India’s growing influence in Afghanistan
June 10, 2011
Indian Prime Minster Manmohan Singh made his first official visit to Afghanistan, early last month after 6 years. He last visited Afghanistan in 2005, marking first visit by any Indian Prime Minister in 30 years. A day before his visit, India announced another $ 500 million development assistance to Afghanistan raising the total assistance by India to Afghanistan to $ 2 billion, making it the largest regional donor.
What is behind this largesse and what are the Indian motives for doling out this huge amount? Pakistan, during last decade, has stumbled from one crisis to another; it was caught in the vortex of security and economic decline, debilitating its capacity for preserving, projecting and promoting foreign policy initiatives, to remain a factor to be reckoned with, particularly in the regional context. India, on the other hand, has made rapid strides both in political domain and economic growth, helping it acquire a high international profile and stature. India has entered into strategic partnership with the US, France, Russia and China. It is Dialogue Partner with ASEAN, and member of ARF and APEC.
India has assiduously cultivated Pakistan’s traditional friends like Saudi Arabia, Turkey, Iran and Afghanistan with greater political interaction and economic partnership. To emphasize its special relationship, India has demonstrated great respect and deference to their leaders. Presidents of Iran (Rafsanjani and Khatemi), Turkey (Abdullah Gul), Afghanistan (Karzai) and King Abdullah of Saudi Arabia have been invited as Chief Guest on India’s Republic Day. King Abdullah’s visit in 2006 was for the first time that a Saudi monarch had visited India in 50 years.
India has its own strong strategic reasons to foster friendship with Kabul. Afghanistan is gateway to the energy rich Central Asian States. As an observer in Shanghai Cooperation Organization (SCO), India has pursued closer relations with regional member states for energy cooperation. Besides signing TAPI Gas Pipeline project, India has provided $ 17 million for modernization of hydro power plant in Tajikistan. It has also set up an Indian military airbase in Farkhor, the first Indian airbase overseas.
Politically, Indian ambition is to be recognized as a major regional leader with legitimate interests and role in the post-NATO withdrawal period in Afghanistan and has US open support in “recognition of Indian enhanced position as regional leader”.
India, since Manmohan’s last visit in 2005, has established a strong presence in Afghanistan. The $ 1.5 billion development assistance has been in capacity building and infrastructure sector. Presently, there are 5,000 Indian construction workers and security personnel in Afghanistan. Major projects are 218 km Zarunj –Delaram Highway, Salma Dam and Afghan parliament building to be completed by the Indian.
Manmohan visit was followed by a three day-visit to Delhi by Afghan Defence Minister Abul Rahim Wardak where he signed an agreement providing for training of Afghan security forces by India. AK Antony, Defence Minister of India, confirmed “conveying the government of India’s willingness to work with Afghan government in building the capabilities of Afghan security forces.”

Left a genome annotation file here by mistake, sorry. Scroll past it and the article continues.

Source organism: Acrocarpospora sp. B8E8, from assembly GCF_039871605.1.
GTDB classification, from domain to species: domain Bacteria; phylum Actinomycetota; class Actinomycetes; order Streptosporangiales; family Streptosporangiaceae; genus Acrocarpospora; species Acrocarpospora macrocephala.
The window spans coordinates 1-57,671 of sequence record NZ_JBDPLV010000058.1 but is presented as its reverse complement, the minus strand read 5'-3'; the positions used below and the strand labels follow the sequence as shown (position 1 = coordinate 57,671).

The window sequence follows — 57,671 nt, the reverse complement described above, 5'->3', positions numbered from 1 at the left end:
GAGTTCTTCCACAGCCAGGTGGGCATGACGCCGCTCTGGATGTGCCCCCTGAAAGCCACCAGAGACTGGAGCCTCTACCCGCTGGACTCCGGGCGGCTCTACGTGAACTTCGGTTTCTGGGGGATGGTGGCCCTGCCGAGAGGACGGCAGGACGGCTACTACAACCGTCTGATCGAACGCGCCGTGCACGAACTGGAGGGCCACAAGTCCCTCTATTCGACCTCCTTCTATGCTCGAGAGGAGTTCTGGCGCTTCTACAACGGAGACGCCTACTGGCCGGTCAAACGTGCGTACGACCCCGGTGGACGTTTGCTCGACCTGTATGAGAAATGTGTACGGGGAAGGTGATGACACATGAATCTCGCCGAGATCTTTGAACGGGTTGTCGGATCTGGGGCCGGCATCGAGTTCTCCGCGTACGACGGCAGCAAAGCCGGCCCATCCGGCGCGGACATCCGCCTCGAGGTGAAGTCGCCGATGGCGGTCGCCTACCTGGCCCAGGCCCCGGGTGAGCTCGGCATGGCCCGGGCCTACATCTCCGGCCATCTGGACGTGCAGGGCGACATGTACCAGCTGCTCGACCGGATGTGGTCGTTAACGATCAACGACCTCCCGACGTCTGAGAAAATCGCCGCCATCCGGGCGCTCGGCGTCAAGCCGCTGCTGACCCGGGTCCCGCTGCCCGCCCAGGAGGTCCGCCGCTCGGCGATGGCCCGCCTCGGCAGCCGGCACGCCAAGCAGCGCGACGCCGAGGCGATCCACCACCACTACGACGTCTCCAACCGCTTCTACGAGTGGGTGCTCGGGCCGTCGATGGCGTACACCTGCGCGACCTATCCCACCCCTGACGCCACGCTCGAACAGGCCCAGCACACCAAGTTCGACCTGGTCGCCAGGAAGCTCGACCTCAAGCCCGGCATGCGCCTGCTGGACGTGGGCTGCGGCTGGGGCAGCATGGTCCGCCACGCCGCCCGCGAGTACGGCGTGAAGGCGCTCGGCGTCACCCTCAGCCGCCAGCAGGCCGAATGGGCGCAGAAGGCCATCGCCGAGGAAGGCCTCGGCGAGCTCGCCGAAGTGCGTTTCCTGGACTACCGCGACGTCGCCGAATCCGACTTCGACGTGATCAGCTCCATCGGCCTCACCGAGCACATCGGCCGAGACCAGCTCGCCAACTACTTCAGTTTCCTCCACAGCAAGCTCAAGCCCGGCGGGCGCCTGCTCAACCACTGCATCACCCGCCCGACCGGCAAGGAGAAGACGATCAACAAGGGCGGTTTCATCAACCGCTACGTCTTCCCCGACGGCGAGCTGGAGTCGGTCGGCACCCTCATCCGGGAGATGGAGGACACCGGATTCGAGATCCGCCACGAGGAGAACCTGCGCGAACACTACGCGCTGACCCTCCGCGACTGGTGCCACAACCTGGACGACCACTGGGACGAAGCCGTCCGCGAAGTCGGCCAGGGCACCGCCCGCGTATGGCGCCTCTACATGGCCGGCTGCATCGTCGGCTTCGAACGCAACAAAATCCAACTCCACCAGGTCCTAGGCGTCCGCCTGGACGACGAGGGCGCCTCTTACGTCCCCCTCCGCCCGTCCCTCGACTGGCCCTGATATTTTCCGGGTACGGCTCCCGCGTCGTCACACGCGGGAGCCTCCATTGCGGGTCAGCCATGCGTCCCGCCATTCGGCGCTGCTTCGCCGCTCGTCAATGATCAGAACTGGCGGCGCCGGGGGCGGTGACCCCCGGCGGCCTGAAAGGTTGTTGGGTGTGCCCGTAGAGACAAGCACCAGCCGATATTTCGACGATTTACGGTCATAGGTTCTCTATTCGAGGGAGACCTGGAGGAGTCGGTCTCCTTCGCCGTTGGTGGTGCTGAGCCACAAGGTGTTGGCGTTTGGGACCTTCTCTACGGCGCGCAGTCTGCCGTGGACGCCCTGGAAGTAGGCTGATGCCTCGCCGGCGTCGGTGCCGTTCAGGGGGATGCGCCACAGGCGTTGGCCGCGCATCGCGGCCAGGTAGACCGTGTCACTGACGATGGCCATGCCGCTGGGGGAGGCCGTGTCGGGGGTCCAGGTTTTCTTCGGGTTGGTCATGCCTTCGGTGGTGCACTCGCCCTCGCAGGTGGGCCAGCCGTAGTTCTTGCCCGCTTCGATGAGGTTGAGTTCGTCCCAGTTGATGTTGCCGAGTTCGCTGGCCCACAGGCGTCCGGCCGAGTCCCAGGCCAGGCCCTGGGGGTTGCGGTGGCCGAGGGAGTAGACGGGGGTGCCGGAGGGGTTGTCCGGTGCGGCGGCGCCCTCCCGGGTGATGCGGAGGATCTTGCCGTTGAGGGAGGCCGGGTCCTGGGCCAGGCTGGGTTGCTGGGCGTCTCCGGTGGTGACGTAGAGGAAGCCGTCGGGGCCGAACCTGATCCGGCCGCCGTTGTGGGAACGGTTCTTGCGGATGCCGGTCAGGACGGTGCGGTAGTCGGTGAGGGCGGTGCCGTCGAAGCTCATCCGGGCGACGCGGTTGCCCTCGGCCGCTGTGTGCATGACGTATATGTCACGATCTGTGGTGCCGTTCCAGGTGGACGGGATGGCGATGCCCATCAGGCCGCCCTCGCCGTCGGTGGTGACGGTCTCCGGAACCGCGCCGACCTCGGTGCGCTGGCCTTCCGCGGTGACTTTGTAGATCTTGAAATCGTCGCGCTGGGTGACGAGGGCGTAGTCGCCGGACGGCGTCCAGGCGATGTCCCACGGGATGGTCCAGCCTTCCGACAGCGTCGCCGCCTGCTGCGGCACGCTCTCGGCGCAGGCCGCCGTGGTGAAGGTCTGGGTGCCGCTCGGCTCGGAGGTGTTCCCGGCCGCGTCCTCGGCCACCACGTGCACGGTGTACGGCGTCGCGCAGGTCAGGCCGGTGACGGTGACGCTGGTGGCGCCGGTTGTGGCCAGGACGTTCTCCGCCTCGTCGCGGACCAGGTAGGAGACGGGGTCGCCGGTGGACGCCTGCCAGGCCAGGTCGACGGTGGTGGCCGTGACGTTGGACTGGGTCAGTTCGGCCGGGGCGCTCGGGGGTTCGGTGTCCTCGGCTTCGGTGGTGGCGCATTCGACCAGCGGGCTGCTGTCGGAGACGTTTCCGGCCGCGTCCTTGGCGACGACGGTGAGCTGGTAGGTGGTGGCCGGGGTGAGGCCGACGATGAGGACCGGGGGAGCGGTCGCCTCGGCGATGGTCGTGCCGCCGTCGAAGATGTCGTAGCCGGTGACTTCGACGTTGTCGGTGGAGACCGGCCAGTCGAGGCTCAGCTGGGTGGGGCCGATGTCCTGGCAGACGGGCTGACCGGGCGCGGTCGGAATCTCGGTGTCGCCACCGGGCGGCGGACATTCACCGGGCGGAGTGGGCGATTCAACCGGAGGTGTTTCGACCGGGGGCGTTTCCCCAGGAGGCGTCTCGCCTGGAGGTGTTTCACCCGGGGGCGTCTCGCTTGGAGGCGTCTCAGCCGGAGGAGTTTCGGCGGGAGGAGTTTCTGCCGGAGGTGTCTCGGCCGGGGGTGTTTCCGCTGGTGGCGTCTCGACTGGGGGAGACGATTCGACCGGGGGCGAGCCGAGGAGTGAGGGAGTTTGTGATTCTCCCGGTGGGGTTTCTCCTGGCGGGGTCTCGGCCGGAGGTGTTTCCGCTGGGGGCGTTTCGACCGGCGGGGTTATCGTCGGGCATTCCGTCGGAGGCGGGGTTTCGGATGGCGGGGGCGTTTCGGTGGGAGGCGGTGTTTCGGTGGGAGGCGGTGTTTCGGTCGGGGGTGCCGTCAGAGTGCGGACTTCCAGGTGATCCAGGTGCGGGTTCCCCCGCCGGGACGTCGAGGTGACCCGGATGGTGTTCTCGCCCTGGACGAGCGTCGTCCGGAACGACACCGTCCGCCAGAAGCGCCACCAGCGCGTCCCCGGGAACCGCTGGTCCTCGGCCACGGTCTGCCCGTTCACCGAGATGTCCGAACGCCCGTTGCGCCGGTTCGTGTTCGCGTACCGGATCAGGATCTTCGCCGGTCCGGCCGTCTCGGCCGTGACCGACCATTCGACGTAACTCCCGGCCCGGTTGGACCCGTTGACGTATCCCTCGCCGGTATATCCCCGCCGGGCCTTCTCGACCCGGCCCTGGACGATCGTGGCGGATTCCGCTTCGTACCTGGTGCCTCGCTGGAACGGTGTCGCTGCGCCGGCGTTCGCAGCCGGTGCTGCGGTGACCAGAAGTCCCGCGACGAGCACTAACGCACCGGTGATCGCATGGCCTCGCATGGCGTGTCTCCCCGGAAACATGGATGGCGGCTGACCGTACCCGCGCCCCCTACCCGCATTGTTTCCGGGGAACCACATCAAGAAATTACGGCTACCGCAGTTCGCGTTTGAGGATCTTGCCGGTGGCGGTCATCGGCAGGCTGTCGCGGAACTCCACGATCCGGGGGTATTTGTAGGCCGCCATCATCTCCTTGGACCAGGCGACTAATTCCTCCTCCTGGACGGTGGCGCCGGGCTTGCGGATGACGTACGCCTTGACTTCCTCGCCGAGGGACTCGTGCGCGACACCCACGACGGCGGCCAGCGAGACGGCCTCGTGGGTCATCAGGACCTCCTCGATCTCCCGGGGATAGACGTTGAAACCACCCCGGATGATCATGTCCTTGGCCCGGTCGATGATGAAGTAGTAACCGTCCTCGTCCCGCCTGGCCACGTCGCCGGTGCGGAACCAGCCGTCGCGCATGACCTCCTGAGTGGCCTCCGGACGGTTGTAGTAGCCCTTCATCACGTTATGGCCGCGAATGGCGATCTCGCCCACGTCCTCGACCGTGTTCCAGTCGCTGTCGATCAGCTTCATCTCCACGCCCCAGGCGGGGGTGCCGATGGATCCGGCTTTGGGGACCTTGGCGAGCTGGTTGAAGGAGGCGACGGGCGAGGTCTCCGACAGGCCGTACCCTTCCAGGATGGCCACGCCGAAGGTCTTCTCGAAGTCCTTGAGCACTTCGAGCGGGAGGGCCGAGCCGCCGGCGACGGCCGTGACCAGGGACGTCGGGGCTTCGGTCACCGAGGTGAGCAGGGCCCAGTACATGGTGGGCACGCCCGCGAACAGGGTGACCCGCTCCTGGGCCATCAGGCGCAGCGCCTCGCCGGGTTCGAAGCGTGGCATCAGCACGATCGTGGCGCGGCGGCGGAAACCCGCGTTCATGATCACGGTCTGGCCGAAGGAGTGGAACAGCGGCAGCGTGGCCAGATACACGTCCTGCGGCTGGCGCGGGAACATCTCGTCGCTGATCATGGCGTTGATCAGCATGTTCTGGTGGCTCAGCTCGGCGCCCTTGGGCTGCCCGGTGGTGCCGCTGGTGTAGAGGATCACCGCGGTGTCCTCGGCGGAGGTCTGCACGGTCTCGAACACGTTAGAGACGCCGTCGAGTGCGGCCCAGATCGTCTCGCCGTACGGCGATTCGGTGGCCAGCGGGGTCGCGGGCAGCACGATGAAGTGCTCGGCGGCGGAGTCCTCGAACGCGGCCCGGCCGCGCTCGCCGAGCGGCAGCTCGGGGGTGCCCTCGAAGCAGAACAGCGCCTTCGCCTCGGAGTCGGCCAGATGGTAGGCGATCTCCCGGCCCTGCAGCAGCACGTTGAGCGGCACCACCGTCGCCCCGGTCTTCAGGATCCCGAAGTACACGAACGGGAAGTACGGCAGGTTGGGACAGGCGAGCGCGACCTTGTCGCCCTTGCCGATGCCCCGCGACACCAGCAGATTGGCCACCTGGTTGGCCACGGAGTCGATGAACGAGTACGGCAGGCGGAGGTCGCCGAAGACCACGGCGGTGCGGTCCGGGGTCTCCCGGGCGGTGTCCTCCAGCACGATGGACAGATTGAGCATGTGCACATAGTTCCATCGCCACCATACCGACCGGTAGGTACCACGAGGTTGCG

To translate these investments into enhanced political influence and high profile role, India has opened diplomatic offices in Herat, Mazar Sharif, Jalalabad and Kandhar.
The imaginative and creative diplomatic move Manmohan Singh made was dubbed by one Indian analyst as a leap of faith. The new policy is based on real politik and reckoning of growing sentiments for national reconciliation with Taliban; India has cast away earlier opposition on Taliban and publicly supported Afghan reconciliation.
“Afghanistan has embarked on a process of national reconciliation; we wish you well in this enterprise. It is up to you as people’s representatives, to make decisions about your country’s future without outside interference or coercion”, Manmohan told the Afghan parliamentarians. This represents a decisive shift in India’s policy on Afghanistan.
Since the defeat of the Taliban and ascendancy of Karazi as Afghanistan’s president, India has assiduously worked to increase its influence and image, both overtly and covertly, in Kabul, and has spared no effort, legitimate or otherwise, to keep Pakistan under pressure. Through the connivance and encouragement of Northern Alliance functionaries, it has planted stories of Pakistan’s interference in Afghan affairs and of terrorist activities against Karzai regime. It also held ISI responsible for suicide bombing on Indian embassy in Kabul on July 2008 that killed 58, including Indian defence attaché.
India’s basic objective in Afghanistan remains to counter Pakistan political influence and economic opportunities in Kabul by pursuing policies that will deny or limit Pakistan’s influence and options. It is not without reason that Pakistan regards six Indian diplomatic missions in Afghanistan primarily as surveillance post on Pakistan and to create trouble in Balochistan.
The end game in Afghanistan is drawing to close. Pakistan must watch and monitor the developments and ensure that its core interest and concerns are secured. Peace and security in Afghanistan cannot be achieved without friendship with Islamabad. US-based Pakistan policy working group in a recent report has rightly observed that “transformation of Pakistan-Afghanistan ties can only take place in an overall context of improved Pak-India relations”. The road to Kabul goes through Islamabad, the earlier Washington and Delhi recognize it the better.